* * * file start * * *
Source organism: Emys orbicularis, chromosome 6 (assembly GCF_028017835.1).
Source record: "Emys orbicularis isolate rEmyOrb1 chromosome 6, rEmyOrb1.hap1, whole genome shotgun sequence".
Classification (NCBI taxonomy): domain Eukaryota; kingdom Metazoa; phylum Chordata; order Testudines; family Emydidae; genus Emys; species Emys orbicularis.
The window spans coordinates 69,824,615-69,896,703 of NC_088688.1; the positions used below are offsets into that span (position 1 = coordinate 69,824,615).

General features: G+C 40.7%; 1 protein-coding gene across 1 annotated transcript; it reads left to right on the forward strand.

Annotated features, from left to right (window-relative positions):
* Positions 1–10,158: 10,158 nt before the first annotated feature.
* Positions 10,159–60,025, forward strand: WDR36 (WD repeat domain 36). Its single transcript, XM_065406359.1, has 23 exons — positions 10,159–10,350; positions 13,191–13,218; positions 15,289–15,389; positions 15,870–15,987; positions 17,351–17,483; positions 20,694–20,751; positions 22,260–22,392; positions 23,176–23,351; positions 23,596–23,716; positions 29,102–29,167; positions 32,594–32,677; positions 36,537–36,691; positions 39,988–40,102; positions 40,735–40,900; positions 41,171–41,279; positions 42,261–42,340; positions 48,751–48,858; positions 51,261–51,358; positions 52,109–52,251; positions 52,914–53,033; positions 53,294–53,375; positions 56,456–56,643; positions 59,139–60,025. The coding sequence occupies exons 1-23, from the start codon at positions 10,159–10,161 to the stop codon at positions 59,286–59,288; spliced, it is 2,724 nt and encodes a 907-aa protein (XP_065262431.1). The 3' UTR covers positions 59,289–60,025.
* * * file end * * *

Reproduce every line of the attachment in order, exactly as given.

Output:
Source organism: Emys orbicularis, chromosome 6 (assembly GCF_028017835.1).
Source record: "Emys orbicularis isolate rEmyOrb1 chromosome 6, rEmyOrb1.hap1, whole genome shotgun sequence".
Classification (NCBI taxonomy): domain Eukaryota; kingdom Metazoa; phylum Chordata; order Testudines; family Emydidae; genus Emys; species Emys orbicularis.
The window spans coordinates 69,824,615-69,896,703 of NC_088688.1; the positions used below are offsets into that span (position 1 = coordinate 69,824,615).

General features: G+C 40.7%; 1 protein-coding gene across 1 annotated transcript; it reads left to right on the forward strand.

Annotated features, from left to right (window-relative positions):
* Positions 1–10,158: 10,158 nt before the first annotated feature.
* Positions 10,159–60,025, forward strand: WDR36 (WD repeat domain 36). Its single transcript, XM_065406359.1, has 23 exons — positions 10,159–10,350; positions 13,191–13,218; positions 15,289–15,389; positions 15,870–15,987; positions 17,351–17,483; positions 20,694–20,751; positions 22,260–22,392; positions 23,176–23,351; positions 23,596–23,716; positions 29,102–29,167; positions 32,594–32,677; positions 36,537–36,691; positions 39,988–40,102; positions 40,735–40,900; positions 41,171–41,279; positions 42,261–42,340; positions 48,751–48,858; positions 51,261–51,358; positions 52,109–52,251; positions 52,914–53,033; positions 53,294–53,375; positions 56,456–56,643; positions 59,139–60,025. The coding sequence occupies exons 1-23, from the start codon at positions 10,159–10,161 to the stop codon at positions 59,286–59,288; spliced, it is 2,724 nt and encodes a 907-aa protein (XP_065262431.1). The 3' UTR covers positions 59,289–60,025.